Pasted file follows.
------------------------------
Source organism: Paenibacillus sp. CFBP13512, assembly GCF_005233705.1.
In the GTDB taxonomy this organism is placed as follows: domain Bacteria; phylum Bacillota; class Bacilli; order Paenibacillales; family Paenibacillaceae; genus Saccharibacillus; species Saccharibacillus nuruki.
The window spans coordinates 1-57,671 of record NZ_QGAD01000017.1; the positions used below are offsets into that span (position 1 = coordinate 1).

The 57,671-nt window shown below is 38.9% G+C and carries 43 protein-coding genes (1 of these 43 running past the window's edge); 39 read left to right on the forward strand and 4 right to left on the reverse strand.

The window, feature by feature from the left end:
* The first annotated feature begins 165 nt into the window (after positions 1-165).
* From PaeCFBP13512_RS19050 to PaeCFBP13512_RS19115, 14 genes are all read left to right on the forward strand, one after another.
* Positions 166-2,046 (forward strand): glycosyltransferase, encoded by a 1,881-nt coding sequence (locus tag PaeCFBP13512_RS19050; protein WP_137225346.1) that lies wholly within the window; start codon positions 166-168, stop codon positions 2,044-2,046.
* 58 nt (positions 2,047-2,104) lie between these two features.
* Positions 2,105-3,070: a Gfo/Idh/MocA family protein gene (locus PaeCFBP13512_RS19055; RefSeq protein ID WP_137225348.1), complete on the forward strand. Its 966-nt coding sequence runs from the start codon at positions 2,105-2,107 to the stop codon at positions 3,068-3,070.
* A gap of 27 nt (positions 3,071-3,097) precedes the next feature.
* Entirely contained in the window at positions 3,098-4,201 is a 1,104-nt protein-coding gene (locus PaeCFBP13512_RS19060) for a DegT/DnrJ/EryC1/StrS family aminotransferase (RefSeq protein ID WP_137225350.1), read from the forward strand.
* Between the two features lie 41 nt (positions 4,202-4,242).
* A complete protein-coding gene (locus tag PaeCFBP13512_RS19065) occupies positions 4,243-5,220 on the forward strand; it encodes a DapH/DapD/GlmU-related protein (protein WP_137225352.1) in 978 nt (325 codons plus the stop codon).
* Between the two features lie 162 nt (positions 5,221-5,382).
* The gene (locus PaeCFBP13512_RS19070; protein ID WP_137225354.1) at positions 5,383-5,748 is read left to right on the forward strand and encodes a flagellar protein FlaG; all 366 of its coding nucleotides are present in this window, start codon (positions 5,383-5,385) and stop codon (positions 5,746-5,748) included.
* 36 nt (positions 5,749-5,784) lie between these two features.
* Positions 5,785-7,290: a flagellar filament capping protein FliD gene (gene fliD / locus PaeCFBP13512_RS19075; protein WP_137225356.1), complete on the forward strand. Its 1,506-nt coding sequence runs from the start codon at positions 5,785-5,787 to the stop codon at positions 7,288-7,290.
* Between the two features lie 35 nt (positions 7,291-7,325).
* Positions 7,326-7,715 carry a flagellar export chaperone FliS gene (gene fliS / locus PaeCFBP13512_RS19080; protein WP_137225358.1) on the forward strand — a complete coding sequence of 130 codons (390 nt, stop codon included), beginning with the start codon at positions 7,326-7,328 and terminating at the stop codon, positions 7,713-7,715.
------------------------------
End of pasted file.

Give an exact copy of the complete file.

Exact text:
Source organism: Paenibacillus sp. CFBP13512, assembly GCF_005233705.1.
In the GTDB taxonomy this organism is placed as follows: domain Bacteria; phylum Bacillota; class Bacilli; order Paenibacillales; family Paenibacillaceae; genus Saccharibacillus; species Saccharibacillus nuruki.
The window spans coordinates 1-57,671 of record NZ_QGAD01000017.1; the positions used below are offsets into that span (position 1 = coordinate 1).

The 57,671-nt window shown below is 38.9% G+C and carries 43 protein-coding genes (1 of these 43 running past the window's edge); 39 read left to right on the forward strand and 4 right to left on the reverse strand.

The window, feature by feature from the left end:
* The first annotated feature begins 165 nt into the window (after positions 1-165).
* From PaeCFBP13512_RS19050 to PaeCFBP13512_RS19115, 14 genes are all read left to right on the forward strand, one after another.
* Positions 166-2,046 (forward strand): glycosyltransferase, encoded by a 1,881-nt coding sequence (locus tag PaeCFBP13512_RS19050; protein WP_137225346.1) that lies wholly within the window; start codon positions 166-168, stop codon positions 2,044-2,046.
* 58 nt (positions 2,047-2,104) lie between these two features.
* Positions 2,105-3,070: a Gfo/Idh/MocA family protein gene (locus PaeCFBP13512_RS19055; RefSeq protein ID WP_137225348.1), complete on the forward strand. Its 966-nt coding sequence runs from the start codon at positions 2,105-2,107 to the stop codon at positions 3,068-3,070.
* A gap of 27 nt (positions 3,071-3,097) precedes the next feature.
* Entirely contained in the window at positions 3,098-4,201 is a 1,104-nt protein-coding gene (locus PaeCFBP13512_RS19060) for a DegT/DnrJ/EryC1/StrS family aminotransferase (RefSeq protein ID WP_137225350.1), read from the forward strand.
* Between the two features lie 41 nt (positions 4,202-4,242).
* A complete protein-coding gene (locus tag PaeCFBP13512_RS19065) occupies positions 4,243-5,220 on the forward strand; it encodes a DapH/DapD/GlmU-related protein (protein WP_137225352.1) in 978 nt (325 codons plus the stop codon).
* Between the two features lie 162 nt (positions 5,221-5,382).
* The gene (locus PaeCFBP13512_RS19070; protein ID WP_137225354.1) at positions 5,383-5,748 is read left to right on the forward strand and encodes a flagellar protein FlaG; all 366 of its coding nucleotides are present in this window, start codon (positions 5,383-5,385) and stop codon (positions 5,746-5,748) included.
* 36 nt (positions 5,749-5,784) lie between these two features.
* Positions 5,785-7,290: a flagellar filament capping protein FliD gene (gene fliD / locus PaeCFBP13512_RS19075; protein WP_137225356.1), complete on the forward strand. Its 1,506-nt coding sequence runs from the start codon at positions 5,785-5,787 to the stop codon at positions 7,288-7,290.
* Between the two features lie 35 nt (positions 7,291-7,325).
* Positions 7,326-7,715 carry a flagellar export chaperone FliS gene (gene fliS / locus PaeCFBP13512_RS19080; protein WP_137225358.1) on the forward strand — a complete coding sequence of 130 codons (390 nt, stop codon included), beginning with the start codon at positions 7,326-7,328 and terminating at the stop codon, positions 7,713-7,715.